Skidmore College affirms that its community members (faculty, staff, and students) have the right to be free from acts of harassment that constitute unlawful, offensive, and hostile behavior; such acts (based on the protected characteristics of an employee or student) include (but are not limited to) sexual or racial harassment. In general, such harassment can consist of (but is not limited to) words, signs, jokes, pranks, acts of intimidation, or physical violence that unreasonably interfere with an individual’s work or educational pursuits or that create a hostile, offensive, or intimidating work or learning environment. By College policy, all members of the Skidmore community are prohibited from engaging in any such acts of harassment. This policy applies especially (but not exclusively) to instances of such actions that are directed intentionally against a specific individual or group. Applicable federal and state laws also prohibit harassment in the workplace. The complete statement of College policy may be found in the “Anti-Harassment Policy” statement, Article VI.
To read Skidmore College’s “Anti-Harassment Policy” statement in its entirety please visit the Skidmore website at: http://cms.skidmore.edu/hr/upload/Anti-harrassmentpolicy-procedures-2.pdf
E. Policy on Retaliation
Skidmore College prohibits any and all retaliation against any person who submits a report of harassment or discrimination or who cooperates in any investigation arising from such a report. Any individual who retaliates against the accuser or those involved in the investigation will be disciplined, up to and including separation from the College.
F. Policy on Consensual Sexual Relationships Involving Students
As an academic community, Skidmore College stands by principles of fairness, equal opportunity, and non-discrimination. These principles take on special meaning in the relationship between students and members of the faculty or others in an advising or evaluative relationship. Specifically, all students have the right to be treated fairly, held to the same requirements and standards, and afforded equal opportunities based on their individual accomplishments. All employees are expected to maintain professional relationships with all College students, to act in accordance with standards of professional conduct, and to avoid conflict of interest, favoritism, bias, or creation of a hostile environment for any student of the College.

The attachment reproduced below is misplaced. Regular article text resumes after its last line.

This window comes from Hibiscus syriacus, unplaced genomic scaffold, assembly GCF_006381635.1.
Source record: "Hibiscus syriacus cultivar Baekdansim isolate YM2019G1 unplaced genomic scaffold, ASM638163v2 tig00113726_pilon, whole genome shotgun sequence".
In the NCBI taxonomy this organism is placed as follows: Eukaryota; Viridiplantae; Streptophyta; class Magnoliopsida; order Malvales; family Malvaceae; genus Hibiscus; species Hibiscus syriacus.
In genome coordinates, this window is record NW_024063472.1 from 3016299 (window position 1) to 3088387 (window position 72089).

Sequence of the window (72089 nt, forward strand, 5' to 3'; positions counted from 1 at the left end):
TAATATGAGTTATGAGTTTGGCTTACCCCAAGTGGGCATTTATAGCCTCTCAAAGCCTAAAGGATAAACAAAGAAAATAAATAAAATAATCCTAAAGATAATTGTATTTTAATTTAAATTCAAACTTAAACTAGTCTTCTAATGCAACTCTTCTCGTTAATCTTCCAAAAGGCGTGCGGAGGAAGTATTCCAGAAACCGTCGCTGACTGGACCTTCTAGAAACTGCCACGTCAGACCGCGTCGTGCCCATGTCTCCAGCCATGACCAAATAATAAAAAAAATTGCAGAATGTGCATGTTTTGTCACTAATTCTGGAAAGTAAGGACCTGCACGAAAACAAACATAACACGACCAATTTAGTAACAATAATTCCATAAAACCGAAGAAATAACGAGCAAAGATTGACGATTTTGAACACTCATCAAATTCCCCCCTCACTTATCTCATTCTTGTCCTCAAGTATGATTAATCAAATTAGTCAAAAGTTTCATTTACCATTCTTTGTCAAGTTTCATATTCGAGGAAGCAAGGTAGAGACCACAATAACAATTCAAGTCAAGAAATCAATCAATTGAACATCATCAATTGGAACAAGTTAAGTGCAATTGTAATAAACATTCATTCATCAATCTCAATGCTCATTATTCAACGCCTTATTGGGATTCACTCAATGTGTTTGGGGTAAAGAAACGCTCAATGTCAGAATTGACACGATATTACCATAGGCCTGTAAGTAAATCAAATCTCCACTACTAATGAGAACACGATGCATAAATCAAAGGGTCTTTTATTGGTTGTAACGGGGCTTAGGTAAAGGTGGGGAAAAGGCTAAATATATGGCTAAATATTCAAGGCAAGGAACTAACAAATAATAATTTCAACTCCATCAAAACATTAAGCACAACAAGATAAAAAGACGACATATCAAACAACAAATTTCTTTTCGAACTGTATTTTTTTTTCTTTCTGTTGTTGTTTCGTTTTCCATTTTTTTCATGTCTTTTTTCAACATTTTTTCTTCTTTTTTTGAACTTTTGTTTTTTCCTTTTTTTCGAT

Sexual relationships between faculty members and students are fraught with the potential for exploitation. The respect and trust accorded a professor by a student, as well as the actual or apparent authority of the professor, make voluntary consent by the student suspect. Even when both parties have in fact consented, the development of a sexual relationship renders both the faculty member and the College vulnerable to subsequent allegations of harassment. <Top>
1. Consensual Sexual Relationships with Current Students:
Sexual relationships, whether consensual or not, between College employees and their students (those whom they currently teach, advise, supervise, coach, evaluate, or hold authority over in any way) violate the integrity of the College’s academic community and constitute grounds for disciplinary action up to and including discharge.
2. Consensual Sexual Relationships with Students when there is no authority over the student:
Even if a College employee does not currently hold a position of authority over a student, any sexual relationship between an employee and a student of the College potentially jeopardizes the integrity of the academic or living environment of the Skidmore community. The College, therefore, discourages in the strongest possible terms any sexual relationship between an employee and any student of the College. In the event that any such relationship is found to undermine the trust, respect, and fairness that are essential to the success of Skidmore’s educational mission, the College will take appropriate disciplinary action, up to and including discharge. <Top>